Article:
With the right software, identifying issues instantly becomes easier. Not only does the software make provisions for break-fix issues, but it has a support structure built around change requests and anticipating IT-related needs. With this structure, issues can be identified before they arise and change control can begin before any changes are actually made. By creating a process where potential changes are identified early, it becomes easier for an IT department to act cohesively and without disruption to end users.

Knowledge bases also contribute greatly to the identification phase of the process. With a KB, an end user can enter keywords related to their issue and find FAQs and other documents to help them resolve the issue without having to reach out to tech support.

Communication

Quality IT support solutions streamline the entire communication process. End users are not forced into only one method of contact with the support staff. Emails can be converted automatically into tickets and end users are not stuck filling out time-consuming forms or calling support numbers and waiting on hold. The web-based support portal is fully customizable and can be crafted to collect only vital information from the end user, making the process quicker and stress free.

Additionally, trouble tickets can be automatically routed based on a variety of different factors. For example, tickets can be automatically assigned according to skill sets, availability and location. This ensures that tickets get to a staff member that can provide the proper level of support quickly. A priority matrix can be customized within the software to automatically handle the escalation of issues that are urgent and need to be addressed immediately. Email integration ensures that the staff members are notified of new incidents immediately and ensures newly created tickets do not go unnoticed.

With this system, tickets do not get lost or routed incorrectly; instead, they end up in the hands of the proper tech support staff member quickly and efficiently.

Issue Resolution

The right software plays its most important role during the resolution phase of the process. The software allows you to organize the resolution phase in a manner which makes it productive and easy. During the resolution phase, actions taken by the support staff is directly documented within the trouble ticket. This documentation is available for the end user to view. By making the IT support process transparent, end users know they are being provided with the service they need and staff members are held to high levels of accountability. This process enables escalation when an incident needs to be handled with urgency and reduces the impact that the incident has on productivity.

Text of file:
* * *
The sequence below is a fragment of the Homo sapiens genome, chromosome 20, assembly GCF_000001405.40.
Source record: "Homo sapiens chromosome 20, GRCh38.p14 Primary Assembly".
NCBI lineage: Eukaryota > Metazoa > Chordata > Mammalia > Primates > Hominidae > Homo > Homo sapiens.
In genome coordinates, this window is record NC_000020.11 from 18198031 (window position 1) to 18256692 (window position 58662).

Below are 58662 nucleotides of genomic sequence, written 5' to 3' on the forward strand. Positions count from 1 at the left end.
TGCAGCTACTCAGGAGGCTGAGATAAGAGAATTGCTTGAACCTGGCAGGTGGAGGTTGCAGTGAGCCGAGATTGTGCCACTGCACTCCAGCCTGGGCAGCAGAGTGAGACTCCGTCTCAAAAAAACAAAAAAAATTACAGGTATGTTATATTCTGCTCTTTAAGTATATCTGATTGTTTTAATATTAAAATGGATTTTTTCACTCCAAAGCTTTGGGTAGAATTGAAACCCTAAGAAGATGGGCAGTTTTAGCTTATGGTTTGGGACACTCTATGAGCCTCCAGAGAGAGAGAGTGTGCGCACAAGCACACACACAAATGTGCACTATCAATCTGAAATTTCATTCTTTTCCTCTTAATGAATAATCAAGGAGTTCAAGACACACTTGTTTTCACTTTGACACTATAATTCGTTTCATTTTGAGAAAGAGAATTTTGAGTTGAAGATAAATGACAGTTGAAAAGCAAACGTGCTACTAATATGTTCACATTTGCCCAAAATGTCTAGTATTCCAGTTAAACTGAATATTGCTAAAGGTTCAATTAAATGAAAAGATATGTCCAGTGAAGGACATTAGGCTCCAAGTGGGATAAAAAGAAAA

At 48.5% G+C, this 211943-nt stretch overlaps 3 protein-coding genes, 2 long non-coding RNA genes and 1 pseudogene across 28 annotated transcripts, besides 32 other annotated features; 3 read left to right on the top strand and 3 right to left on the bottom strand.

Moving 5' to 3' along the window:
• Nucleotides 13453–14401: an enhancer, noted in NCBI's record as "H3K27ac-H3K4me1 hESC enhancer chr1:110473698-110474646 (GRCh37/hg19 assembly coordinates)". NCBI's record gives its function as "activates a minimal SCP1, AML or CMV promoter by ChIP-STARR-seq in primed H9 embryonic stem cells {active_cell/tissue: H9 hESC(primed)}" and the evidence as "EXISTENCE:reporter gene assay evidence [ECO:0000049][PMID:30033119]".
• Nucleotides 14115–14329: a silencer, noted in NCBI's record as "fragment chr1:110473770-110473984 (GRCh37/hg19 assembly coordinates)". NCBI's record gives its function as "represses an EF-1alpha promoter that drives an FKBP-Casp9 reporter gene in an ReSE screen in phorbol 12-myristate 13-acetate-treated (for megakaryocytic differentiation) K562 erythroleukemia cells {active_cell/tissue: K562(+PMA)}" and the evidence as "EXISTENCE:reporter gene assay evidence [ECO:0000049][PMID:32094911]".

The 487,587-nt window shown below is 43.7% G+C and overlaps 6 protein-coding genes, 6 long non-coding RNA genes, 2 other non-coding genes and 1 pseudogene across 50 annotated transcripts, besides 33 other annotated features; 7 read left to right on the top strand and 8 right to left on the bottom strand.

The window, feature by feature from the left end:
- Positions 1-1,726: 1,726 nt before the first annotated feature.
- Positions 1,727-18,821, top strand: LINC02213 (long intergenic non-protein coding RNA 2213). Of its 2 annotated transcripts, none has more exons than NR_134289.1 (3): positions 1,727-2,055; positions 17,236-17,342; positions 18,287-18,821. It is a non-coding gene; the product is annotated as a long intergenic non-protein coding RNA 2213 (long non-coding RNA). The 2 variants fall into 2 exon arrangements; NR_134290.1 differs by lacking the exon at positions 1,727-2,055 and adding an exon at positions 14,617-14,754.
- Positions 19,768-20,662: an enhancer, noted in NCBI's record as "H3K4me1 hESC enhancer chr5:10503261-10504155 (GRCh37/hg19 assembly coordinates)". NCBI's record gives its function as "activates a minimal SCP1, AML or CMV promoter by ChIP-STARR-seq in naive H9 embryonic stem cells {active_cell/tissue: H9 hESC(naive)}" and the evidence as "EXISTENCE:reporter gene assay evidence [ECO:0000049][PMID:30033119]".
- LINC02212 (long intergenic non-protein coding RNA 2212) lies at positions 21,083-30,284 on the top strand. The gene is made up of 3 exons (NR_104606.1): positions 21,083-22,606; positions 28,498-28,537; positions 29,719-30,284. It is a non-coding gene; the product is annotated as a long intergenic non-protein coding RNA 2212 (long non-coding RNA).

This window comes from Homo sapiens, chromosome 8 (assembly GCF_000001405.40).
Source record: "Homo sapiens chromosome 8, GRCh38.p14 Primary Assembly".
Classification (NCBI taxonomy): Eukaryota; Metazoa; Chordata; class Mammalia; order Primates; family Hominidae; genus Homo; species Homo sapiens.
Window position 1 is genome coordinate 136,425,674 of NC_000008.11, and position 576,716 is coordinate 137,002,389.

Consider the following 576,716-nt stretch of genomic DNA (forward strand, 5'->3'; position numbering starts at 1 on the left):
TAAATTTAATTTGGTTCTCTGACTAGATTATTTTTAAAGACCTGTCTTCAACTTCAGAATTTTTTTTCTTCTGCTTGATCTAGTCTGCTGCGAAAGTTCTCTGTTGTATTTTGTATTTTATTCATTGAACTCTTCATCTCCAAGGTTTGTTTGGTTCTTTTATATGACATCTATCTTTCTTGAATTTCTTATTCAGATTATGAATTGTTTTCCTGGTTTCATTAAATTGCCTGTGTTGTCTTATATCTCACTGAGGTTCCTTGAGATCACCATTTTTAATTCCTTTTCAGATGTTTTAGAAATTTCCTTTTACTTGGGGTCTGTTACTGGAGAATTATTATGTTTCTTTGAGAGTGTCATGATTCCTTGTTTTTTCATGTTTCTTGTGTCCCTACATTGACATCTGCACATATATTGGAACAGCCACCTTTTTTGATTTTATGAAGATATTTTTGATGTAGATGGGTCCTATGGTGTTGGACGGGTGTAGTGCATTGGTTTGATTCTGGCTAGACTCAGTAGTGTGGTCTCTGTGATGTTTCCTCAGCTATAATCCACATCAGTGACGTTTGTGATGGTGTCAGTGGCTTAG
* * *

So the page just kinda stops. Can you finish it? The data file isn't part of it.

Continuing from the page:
With this service desk software, staff members can track how long they have worked on a specific incident and can show the steps they have taken to resolve the problem. When these steps are clearly documented, the staff member can demonstrate how complex or simple an issue was to resolve. By accurately accounting for time spent on an issue, staff members can identify issues that are high maintenance and that are taking up staff resources. Then, the IT department can look at the situation objectively and decide if more staff is needed or if problematic applications or hardware simply need to be replaced. Additionally, some help desk software suites offer tools that aid directly in expediting the resolution process. For example, as discussed above, password reset tools are becoming increasingly common. This allows staff to perform password reset tasks for active directory accounts without contacting the support team.

Follow-Up

During the follow-up stage, a quality solution will create a platform for staff to accurately document what caused an issue and how it got resolved. This documentation can then be added to the knowledge base and be made available for other staff members. Additionally, by documenting confirmation that an issue was resolved, it becomes easier to identify recurring issues and address them appropriately.

Help Desk Premier from Brightbox Solutions

When choosing which support software to implement, focus on your requirements and whether the software can meet them, rather than whether you are looking at “help desk software” or “service desk software”. Each company has different needs and must carefully consider what type of technical support they need to offer to their end users or customers.

Learn more about how to effectively manage your IT support process with BrightBox Solution’s service desk software suite, Help Desk Premier.